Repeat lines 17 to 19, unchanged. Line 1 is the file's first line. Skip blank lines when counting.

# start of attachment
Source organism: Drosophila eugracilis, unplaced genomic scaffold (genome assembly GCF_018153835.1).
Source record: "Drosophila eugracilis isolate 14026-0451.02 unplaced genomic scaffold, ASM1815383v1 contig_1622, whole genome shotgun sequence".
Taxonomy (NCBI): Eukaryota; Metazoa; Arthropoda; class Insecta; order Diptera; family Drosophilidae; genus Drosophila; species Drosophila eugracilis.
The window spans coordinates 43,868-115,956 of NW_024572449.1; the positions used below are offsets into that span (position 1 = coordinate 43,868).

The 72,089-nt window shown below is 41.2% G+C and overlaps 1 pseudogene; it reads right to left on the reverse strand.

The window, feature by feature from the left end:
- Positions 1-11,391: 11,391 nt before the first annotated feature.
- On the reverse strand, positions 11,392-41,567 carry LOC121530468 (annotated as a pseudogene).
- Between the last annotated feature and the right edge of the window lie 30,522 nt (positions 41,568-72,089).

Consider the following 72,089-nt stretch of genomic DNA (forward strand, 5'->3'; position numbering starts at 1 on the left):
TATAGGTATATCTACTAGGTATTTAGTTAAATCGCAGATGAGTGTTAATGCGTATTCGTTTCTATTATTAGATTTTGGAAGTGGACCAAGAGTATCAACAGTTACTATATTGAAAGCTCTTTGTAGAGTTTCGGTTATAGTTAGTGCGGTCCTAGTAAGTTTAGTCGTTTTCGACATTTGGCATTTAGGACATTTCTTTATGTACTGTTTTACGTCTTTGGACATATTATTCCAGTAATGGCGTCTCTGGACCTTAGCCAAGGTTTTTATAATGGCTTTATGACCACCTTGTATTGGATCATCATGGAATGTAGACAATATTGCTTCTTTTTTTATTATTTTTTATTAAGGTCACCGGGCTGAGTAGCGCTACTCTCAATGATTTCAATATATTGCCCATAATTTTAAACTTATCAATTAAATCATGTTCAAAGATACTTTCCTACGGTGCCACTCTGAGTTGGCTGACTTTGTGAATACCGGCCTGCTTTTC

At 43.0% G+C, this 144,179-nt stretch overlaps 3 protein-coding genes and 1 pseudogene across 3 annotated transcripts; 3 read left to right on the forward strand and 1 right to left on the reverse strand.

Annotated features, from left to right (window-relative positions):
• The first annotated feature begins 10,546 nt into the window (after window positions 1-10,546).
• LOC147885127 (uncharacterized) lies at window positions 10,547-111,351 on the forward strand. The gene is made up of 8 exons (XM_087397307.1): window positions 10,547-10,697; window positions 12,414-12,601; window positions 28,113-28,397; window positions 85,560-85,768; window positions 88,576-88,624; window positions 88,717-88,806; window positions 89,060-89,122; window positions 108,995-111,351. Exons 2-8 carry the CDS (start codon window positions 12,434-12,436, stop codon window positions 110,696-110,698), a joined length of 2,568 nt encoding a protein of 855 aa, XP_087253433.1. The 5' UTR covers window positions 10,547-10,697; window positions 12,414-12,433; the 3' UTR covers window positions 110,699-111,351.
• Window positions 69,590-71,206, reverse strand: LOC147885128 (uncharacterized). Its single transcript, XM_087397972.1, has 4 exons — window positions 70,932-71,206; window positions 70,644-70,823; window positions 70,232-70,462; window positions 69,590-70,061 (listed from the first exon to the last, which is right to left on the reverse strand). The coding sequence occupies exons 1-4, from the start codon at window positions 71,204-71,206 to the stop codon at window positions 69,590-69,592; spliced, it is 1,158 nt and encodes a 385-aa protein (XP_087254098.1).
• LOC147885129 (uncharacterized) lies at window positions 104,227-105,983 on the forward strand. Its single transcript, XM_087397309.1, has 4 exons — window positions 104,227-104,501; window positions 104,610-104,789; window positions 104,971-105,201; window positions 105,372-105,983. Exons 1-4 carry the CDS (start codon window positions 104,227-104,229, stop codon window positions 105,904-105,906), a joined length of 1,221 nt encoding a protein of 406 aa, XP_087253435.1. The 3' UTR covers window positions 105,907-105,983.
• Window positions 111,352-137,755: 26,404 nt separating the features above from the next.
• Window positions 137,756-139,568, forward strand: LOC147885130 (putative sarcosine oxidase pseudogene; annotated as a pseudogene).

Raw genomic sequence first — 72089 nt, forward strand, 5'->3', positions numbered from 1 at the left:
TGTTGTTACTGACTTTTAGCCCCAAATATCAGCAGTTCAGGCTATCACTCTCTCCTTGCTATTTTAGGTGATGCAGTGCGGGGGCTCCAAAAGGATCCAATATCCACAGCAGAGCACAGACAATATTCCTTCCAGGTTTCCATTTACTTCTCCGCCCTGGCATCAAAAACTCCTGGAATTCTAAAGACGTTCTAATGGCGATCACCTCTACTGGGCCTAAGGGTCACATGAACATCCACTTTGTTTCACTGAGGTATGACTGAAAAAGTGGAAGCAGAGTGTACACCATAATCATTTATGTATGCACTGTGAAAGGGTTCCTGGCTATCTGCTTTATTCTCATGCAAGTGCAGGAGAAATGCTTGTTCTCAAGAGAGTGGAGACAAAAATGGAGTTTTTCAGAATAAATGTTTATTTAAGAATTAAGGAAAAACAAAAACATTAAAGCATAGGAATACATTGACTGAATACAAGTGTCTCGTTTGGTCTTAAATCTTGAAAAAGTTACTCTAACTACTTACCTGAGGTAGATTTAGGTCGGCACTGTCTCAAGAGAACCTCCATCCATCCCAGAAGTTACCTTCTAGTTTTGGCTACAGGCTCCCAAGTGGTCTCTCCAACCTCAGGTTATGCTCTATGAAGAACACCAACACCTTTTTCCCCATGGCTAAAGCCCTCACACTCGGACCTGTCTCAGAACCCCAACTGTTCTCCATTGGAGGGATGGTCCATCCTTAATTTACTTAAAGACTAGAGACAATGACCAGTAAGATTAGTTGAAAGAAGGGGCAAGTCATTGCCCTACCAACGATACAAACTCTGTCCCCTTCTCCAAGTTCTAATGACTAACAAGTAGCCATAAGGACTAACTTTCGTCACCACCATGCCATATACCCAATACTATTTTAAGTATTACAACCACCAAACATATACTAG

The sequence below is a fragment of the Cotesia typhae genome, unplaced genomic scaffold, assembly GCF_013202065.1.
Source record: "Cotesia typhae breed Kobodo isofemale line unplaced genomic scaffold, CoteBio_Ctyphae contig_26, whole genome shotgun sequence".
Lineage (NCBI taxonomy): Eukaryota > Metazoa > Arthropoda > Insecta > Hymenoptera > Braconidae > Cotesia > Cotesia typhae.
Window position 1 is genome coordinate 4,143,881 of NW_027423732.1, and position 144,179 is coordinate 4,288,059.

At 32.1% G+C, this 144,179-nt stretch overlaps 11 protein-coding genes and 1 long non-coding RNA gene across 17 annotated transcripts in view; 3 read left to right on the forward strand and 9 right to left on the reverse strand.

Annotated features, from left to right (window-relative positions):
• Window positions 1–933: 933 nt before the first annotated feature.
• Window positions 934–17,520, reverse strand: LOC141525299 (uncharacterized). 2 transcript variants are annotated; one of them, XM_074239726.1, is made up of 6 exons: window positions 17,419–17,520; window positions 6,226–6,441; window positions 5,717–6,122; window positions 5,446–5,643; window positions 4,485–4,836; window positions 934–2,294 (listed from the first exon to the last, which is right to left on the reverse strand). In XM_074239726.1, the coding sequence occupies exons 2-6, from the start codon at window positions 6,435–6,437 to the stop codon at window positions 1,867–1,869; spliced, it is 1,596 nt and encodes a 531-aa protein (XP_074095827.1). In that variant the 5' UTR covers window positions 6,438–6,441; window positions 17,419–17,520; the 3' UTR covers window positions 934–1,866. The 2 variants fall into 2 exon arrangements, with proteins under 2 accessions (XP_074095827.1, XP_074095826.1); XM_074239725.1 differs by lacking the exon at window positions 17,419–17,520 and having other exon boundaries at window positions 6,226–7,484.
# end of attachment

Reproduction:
• LOC147885129 (uncharacterized) lies at window positions 104,227-105,983 on the forward strand. Its single transcript, XM_087397309.1, has 4 exons — window positions 104,227-104,501; window positions 104,610-104,789; window positions 104,971-105,201; window positions 105,372-105,983. Exons 1-4 carry the CDS (start codon window positions 104,227-104,229, stop codon window positions 105,904-105,906), a joined length of 1,221 nt encoding a protein of 406 aa, XP_087253435.1. The 3' UTR covers window positions 105,907-105,983.
• Window positions 111,352-137,755: 26,404 nt separating the features above from the next.
• Window positions 137,756-139,568, forward strand: LOC147885130 (putative sarcosine oxidase pseudogene; annotated as a pseudogene).